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Wear of Titanium 6–4 Alloy in Laboratory Tests and in Retrieved Human Joint Replacements

  • Harry A. McKellop
  • Tord Rostlund
  • Edward Ebramzadeh
  • Augusto Sarmiento
Chapter
Part of the Engineering Materials book series (ENG.MAT.)

Abstract

During the period from 1975 to 1985, a variety of joint replacement prostheses were introduced clinically that included a bearing surface of titanium-6% alumi-num-4% vanadium alloy (Ti-6A1-4V) articulating against an acetabular component of ultra-high molecular weight (UHMW) polyethylene. Hip prostheses included the STH, the DF-80, the Six Ti-28 and the Six Ti-32 (Zimmer, Inc. Warsaw, IN), the Stanmore (Zimmer GB), the ES-30 (Biomet, Inc., Warsaw, IN) and the APR (Intermedics, Inc., Austin, TX). Titanium alloy knee prostheses included the Miller/Galante (Zimmer) and the Natural Knee (Intermedics). The suitability of this combination of bearing materials was initially questioned because, in some laboratory wear tests, titanium alloy underwent severe abrasive-corrosive wear, characterized by extensive scoring of the metal surface and the release of large amounts of finely divided metallic particles that blackened the opposing polymer and the lubricant [1-8].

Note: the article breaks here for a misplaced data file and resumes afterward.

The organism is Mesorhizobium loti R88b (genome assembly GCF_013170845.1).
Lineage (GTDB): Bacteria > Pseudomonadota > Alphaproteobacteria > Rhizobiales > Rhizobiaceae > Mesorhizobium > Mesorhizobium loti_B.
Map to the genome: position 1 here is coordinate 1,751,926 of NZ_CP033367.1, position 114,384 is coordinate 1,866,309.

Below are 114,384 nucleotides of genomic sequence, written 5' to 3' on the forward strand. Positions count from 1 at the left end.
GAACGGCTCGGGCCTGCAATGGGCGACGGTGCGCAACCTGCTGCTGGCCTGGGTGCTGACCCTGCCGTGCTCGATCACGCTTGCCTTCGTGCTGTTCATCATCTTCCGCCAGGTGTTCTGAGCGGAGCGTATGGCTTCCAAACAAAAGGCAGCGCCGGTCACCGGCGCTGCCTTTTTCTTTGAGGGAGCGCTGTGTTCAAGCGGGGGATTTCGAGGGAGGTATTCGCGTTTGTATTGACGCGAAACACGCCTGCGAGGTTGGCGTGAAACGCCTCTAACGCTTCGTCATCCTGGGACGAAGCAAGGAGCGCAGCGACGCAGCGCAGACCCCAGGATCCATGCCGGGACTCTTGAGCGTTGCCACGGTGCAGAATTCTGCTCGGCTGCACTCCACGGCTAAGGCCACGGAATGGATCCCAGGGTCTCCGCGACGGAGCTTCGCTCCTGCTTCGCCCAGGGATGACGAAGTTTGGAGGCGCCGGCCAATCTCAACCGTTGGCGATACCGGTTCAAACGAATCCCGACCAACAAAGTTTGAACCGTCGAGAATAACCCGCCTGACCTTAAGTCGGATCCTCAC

Keywords

Titanium Alloy Wear Rate Acetabular Component Cement Mantle PMMA Particle 
These keywords were added by machine and not by the authors. This process is experimental and the keywords may be updated as the learning algorithm improves.

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Copyright information

© Springer-Verlag Berlin Heidelberg 2001

Authors and Affiliations

  • Harry A. McKellop
    • 1
  • Tord Rostlund
    • 2
  • Edward Ebramzadeh
    • 1
  • Augusto Sarmiento
    • 3
  1. 1.The J. Vernon Luck Center for Orthopaedic ResearchLos Angeles Orthopaedic HospitalLos AngelesUSA
  2. 2.Department of Handicap Research, Biomaterials GroupGöteborg UniversityGöteborgSweden
  3. 3.The Arthritis and Joint Replacement InstituteCoral GablesUSA

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